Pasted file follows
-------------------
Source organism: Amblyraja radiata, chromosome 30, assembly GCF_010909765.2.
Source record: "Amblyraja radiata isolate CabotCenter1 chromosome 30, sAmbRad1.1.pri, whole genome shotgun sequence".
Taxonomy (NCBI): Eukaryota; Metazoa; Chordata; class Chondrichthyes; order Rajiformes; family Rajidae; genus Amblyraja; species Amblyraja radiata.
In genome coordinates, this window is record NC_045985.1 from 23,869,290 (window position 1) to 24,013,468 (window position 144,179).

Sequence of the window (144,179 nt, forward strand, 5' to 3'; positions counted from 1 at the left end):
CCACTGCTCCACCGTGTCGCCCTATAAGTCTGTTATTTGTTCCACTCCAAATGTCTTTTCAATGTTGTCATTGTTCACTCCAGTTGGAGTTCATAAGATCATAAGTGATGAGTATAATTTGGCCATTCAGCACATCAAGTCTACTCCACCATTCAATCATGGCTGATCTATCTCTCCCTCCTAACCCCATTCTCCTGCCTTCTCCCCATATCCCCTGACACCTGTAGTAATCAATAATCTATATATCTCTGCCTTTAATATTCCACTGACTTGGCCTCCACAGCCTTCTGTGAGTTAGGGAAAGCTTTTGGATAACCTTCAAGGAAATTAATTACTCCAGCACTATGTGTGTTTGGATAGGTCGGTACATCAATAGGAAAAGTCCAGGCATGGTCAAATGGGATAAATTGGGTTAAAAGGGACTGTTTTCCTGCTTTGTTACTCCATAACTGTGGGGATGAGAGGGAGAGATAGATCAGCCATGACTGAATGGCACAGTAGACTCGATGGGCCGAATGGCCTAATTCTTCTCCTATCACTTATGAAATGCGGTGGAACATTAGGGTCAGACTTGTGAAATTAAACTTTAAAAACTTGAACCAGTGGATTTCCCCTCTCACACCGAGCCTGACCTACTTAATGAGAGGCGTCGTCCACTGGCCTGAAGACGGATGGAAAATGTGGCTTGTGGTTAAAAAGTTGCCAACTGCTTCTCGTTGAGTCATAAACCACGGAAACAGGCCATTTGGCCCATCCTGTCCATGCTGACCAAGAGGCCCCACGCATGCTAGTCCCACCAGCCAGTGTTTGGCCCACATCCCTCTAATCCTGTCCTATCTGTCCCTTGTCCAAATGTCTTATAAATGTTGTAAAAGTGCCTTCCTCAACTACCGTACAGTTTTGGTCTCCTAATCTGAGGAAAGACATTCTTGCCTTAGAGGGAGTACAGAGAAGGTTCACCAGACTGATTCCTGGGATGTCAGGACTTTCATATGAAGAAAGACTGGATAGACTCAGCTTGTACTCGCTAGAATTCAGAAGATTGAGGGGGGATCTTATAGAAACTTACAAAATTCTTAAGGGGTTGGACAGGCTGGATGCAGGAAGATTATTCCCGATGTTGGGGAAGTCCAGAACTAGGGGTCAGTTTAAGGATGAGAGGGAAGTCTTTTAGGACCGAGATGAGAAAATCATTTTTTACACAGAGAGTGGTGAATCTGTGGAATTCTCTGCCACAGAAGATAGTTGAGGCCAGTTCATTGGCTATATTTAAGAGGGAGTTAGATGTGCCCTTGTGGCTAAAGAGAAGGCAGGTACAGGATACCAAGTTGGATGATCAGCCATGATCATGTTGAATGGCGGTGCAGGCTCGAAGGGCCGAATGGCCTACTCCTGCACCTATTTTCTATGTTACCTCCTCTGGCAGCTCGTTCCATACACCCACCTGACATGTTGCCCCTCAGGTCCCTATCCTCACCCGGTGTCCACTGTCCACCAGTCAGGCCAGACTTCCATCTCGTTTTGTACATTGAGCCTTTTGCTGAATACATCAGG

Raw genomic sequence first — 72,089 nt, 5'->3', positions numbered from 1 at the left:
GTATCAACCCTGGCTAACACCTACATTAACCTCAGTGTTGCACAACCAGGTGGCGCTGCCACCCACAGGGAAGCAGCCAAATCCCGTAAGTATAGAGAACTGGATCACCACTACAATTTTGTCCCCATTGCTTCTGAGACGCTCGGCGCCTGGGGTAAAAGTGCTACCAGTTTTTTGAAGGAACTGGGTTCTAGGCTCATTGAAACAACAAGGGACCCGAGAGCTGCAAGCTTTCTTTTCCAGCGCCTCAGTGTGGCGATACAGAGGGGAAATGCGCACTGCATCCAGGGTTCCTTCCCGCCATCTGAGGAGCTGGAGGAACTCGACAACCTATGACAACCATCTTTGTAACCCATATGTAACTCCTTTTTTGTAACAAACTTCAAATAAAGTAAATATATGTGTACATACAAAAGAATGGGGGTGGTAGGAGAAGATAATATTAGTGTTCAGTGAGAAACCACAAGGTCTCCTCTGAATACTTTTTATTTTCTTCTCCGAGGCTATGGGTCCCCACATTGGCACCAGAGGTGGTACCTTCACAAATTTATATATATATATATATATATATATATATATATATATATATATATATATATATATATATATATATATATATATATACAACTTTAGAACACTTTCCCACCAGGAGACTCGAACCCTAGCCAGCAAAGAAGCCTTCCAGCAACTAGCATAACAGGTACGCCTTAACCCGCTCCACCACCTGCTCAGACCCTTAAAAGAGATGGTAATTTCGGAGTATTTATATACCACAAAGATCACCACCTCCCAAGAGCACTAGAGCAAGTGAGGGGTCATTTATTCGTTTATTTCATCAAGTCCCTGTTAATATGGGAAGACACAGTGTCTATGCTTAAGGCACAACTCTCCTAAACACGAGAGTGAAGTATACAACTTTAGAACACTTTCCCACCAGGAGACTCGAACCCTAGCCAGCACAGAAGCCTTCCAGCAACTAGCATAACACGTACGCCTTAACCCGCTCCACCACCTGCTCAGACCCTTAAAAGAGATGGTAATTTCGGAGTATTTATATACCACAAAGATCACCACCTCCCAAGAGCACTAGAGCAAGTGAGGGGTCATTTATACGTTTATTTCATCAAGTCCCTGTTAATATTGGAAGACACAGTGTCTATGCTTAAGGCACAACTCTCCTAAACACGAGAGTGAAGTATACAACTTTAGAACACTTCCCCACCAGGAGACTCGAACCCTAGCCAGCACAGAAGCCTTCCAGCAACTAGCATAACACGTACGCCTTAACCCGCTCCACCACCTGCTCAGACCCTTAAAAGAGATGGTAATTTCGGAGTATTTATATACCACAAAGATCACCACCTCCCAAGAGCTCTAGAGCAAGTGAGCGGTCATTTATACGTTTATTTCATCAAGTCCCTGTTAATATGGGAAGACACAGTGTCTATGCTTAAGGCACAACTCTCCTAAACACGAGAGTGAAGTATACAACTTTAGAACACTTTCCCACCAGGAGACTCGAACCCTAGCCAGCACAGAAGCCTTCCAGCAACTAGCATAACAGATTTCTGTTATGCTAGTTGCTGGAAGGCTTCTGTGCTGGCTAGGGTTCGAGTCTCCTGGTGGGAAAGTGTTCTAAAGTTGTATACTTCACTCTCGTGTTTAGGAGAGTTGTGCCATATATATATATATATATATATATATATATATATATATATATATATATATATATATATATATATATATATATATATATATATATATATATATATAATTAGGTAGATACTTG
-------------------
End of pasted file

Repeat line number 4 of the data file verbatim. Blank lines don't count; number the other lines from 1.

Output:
In genome coordinates, this window is record NC_045985.1 from 23,869,290 (window position 1) to 24,013,468 (window position 144,179).